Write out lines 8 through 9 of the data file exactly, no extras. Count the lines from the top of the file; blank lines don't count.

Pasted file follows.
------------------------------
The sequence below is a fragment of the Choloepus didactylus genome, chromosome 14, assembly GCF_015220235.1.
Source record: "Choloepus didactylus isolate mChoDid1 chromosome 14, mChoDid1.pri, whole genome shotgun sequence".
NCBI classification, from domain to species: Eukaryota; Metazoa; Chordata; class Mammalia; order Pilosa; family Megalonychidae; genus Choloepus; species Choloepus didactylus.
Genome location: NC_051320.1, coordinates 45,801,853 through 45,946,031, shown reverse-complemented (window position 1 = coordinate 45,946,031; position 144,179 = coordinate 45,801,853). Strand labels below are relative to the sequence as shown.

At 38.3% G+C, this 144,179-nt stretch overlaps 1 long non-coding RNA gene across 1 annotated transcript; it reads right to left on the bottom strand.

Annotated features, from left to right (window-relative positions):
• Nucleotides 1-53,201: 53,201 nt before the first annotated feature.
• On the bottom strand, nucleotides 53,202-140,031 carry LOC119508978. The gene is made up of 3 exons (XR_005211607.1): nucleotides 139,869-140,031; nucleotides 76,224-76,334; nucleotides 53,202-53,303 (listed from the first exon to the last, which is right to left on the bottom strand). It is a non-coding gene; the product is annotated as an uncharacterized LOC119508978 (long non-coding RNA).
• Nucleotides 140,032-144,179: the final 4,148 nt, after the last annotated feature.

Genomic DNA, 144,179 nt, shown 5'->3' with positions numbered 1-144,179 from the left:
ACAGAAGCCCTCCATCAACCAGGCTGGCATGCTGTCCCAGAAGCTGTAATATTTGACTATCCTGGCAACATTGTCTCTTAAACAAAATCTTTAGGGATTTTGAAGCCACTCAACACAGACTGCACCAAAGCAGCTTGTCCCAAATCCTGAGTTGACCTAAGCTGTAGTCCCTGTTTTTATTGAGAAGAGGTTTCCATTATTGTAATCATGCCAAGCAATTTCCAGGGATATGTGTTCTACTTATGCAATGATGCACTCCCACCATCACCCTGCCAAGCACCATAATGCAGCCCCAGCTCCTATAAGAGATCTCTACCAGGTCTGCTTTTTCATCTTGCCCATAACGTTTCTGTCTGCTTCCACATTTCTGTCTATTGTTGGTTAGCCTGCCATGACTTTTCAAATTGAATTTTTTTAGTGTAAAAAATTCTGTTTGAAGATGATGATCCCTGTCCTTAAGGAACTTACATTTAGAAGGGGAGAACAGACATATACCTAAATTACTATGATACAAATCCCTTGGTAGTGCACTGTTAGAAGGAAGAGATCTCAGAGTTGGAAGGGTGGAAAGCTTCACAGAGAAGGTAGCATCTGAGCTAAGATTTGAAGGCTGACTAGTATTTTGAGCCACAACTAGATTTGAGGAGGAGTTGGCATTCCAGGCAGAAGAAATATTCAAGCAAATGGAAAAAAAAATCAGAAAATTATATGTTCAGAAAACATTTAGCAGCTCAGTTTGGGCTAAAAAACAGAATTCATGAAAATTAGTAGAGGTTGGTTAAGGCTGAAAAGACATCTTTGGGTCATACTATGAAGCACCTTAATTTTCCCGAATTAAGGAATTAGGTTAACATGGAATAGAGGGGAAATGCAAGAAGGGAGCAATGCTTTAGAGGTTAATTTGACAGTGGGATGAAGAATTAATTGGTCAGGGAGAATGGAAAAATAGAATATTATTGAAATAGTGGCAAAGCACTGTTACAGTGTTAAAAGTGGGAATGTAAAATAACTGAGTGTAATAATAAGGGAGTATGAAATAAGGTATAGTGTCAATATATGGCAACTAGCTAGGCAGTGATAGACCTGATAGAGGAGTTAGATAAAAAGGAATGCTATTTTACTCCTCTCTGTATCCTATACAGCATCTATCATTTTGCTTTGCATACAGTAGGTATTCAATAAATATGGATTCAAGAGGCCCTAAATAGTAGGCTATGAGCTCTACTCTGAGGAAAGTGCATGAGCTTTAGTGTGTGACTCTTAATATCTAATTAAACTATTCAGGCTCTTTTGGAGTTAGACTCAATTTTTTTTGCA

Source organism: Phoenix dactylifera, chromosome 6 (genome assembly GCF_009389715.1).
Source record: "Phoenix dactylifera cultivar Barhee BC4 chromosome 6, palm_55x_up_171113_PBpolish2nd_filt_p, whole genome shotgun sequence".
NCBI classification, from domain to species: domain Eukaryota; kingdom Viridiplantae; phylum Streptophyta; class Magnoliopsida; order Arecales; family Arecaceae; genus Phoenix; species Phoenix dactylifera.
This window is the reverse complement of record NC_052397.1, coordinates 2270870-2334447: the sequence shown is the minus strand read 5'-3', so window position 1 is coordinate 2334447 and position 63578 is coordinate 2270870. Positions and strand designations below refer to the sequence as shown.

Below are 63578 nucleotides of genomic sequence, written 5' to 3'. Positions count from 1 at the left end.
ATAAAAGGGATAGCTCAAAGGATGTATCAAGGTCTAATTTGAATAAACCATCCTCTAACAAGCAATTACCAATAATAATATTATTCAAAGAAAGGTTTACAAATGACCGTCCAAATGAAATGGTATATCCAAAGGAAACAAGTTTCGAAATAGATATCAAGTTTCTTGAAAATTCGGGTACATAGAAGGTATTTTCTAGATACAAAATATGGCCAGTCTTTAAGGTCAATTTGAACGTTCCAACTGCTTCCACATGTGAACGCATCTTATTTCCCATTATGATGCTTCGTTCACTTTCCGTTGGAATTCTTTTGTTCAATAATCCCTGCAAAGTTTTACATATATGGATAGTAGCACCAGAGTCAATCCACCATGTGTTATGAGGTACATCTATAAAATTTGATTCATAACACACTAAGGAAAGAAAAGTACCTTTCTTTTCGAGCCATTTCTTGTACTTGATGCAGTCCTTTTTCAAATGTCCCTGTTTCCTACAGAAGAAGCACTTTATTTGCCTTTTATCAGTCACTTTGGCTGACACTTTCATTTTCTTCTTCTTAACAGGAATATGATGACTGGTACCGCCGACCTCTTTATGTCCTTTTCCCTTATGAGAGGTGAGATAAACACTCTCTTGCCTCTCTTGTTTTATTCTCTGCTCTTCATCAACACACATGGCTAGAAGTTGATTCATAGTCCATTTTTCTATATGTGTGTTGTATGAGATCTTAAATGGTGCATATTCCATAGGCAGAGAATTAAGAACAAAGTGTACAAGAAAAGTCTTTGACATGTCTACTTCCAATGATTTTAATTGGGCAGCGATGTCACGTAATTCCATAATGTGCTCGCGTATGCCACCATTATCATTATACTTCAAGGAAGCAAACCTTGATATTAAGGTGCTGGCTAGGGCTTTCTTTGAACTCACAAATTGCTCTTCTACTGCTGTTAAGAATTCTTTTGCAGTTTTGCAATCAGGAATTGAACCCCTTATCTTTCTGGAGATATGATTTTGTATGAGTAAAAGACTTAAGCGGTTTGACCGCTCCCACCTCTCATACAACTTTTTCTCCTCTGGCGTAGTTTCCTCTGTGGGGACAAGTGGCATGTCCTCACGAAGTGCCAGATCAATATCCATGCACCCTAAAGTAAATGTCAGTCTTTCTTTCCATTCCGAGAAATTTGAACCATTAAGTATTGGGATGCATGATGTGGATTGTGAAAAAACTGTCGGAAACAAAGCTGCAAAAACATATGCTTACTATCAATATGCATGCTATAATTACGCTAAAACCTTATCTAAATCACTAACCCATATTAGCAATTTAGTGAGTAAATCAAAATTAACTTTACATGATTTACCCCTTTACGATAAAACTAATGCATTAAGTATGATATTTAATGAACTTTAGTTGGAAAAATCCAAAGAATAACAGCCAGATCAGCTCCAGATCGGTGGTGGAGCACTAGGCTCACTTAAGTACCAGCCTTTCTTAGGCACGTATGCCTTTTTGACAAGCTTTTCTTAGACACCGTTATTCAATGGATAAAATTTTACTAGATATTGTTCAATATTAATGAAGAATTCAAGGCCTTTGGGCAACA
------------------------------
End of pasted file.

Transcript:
• On the bottom strand, nucleotides 53,202-140,031 carry LOC119508978. The gene is made up of 3 exons (XR_005211607.1): nucleotides 139,869-140,031; nucleotides 76,224-76,334; nucleotides 53,202-53,303 (listed from the first exon to the last, which is right to left on the bottom strand). It is a non-coding gene; the product is annotated as an uncharacterized LOC119508978 (long non-coding RNA).
• Nucleotides 140,032-144,179: the final 4,148 nt, after the last annotated feature.